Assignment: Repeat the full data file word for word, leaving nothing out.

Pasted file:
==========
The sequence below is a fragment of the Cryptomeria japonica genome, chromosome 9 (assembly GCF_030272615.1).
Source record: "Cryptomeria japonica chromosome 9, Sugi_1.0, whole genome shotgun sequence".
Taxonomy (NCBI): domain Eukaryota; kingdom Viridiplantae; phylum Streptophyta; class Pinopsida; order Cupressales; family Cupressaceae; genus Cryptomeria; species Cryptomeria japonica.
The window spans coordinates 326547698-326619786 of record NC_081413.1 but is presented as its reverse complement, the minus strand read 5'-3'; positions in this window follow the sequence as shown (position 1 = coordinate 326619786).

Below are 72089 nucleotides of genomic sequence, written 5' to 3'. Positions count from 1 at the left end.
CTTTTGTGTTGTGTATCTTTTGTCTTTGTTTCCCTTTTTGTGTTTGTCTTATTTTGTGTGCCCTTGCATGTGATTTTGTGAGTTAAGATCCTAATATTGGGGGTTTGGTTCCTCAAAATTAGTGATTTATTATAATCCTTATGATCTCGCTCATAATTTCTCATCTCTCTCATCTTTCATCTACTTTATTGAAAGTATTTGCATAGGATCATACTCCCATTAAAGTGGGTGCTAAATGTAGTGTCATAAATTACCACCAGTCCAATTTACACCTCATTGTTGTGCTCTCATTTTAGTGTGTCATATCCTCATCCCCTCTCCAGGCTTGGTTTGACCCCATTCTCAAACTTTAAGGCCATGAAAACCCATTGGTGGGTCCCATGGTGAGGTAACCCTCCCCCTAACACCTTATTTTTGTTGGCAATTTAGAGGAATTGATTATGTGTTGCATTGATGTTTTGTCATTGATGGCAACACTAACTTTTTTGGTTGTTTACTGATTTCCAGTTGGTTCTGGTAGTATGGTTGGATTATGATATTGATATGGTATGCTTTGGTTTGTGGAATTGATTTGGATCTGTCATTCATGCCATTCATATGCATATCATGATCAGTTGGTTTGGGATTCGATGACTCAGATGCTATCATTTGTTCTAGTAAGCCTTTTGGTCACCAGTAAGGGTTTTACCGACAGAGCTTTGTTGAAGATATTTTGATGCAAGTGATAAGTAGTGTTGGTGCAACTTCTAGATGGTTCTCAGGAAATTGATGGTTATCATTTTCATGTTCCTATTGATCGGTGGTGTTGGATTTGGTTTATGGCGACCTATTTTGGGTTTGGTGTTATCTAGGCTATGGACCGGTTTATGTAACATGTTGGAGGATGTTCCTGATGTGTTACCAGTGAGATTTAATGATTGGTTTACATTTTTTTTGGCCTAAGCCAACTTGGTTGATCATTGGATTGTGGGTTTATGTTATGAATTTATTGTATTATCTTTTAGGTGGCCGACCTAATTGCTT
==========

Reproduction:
The sequence below is a fragment of the Cryptomeria japonica genome, chromosome 9 (assembly GCF_030272615.1).
Source record: "Cryptomeria japonica chromosome 9, Sugi_1.0, whole genome shotgun sequence".
Taxonomy (NCBI): domain Eukaryota; kingdom Viridiplantae; phylum Streptophyta; class Pinopsida; order Cupressales; family Cupressaceae; genus Cryptomeria; species Cryptomeria japonica.
The window spans coordinates 326547698-326619786 of record NC_081413.1 but is presented as its reverse complement, the minus strand read 5'-3'; positions in this window follow the sequence as shown (position 1 = coordinate 326619786).

Below are 72089 nucleotides of genomic sequence, written 5' to 3'. Positions count from 1 at the left end.
CTTTTGTGTTGTGTATCTTTTGTCTTTGTTTCCCTTTTTGTGTTTGTCTTATTTTGTGTGCCCTTGCATGTGATTTTGTGAGTTAAGATCCTAATATTGGGGGTTTGGTTCCTCAAAATTAGTGATTTATTATAATCCTTATGATCTCGCTCATAATTTCTCATCTCTCTCATCTTTCATCTACTTTATTGAAAGTATTTGCATAGGATCATACTCCCATTAAAGTGGGTGCTAAATGTAGTGTCATAAATTACCACCAGTCCAATTTACACCTCATTGTTGTGCTCTCATTTTAGTGTGTCATATCCTCATCCCCTCTCCAGGCTTGGTTTGACCCCATTCTCAAACTTTAAGGCCATGAAAACCCATTGGTGGGTCCCATGGTGAGGTAACCCTCCCCCTAACACCTTATTTTTGTTGGCAATTTAGAGGAATTGATTATGTGTTGCATTGATGTTTTGTCATTGATGGCAACACTAACTTTTTTGGTTGTTTACTGATTTCCAGTTGGTTCTGGTAGTATGGTTGGATTATGATATTGATATGGTATGCTTTGGTTTGTGGAATTGATTTGGATCTGTCATTCATGCCATTCATATGCATATCATGATCAGTTGGTTTGGGATTCGATGACTCAGATGCTATCATTTGTTCTAGTAAGCCTTTTGGTCACCAGTAAGGGTTTTACCGACAGAGCTTTGTTGAAGATATTTTGATGCAAGTGATAAGTAGTGTTGGTGCAACTTCTAGATGGTTCTCAGGAAATTGATGGTTATCATTTTCATGTTCCTATTGATCGGTGGTGTTGGATTTGGTTTATGGCGACCTATTTTGGGTTTGGTGTTATCTAGGCTATGGACCGGTTTATGTAACATGTTGGAGGATGTTCCTGATGTGTTACCAGTGAGATTTAATGATTGGTTTACATTTTTTTTGGCCTAAGCCAACTTGGTTGATCATTGGATTGTGGGTTTATGTTATGAATTTATTGTATTATCTTTTAGGTGGCCGACCTAATTGCTT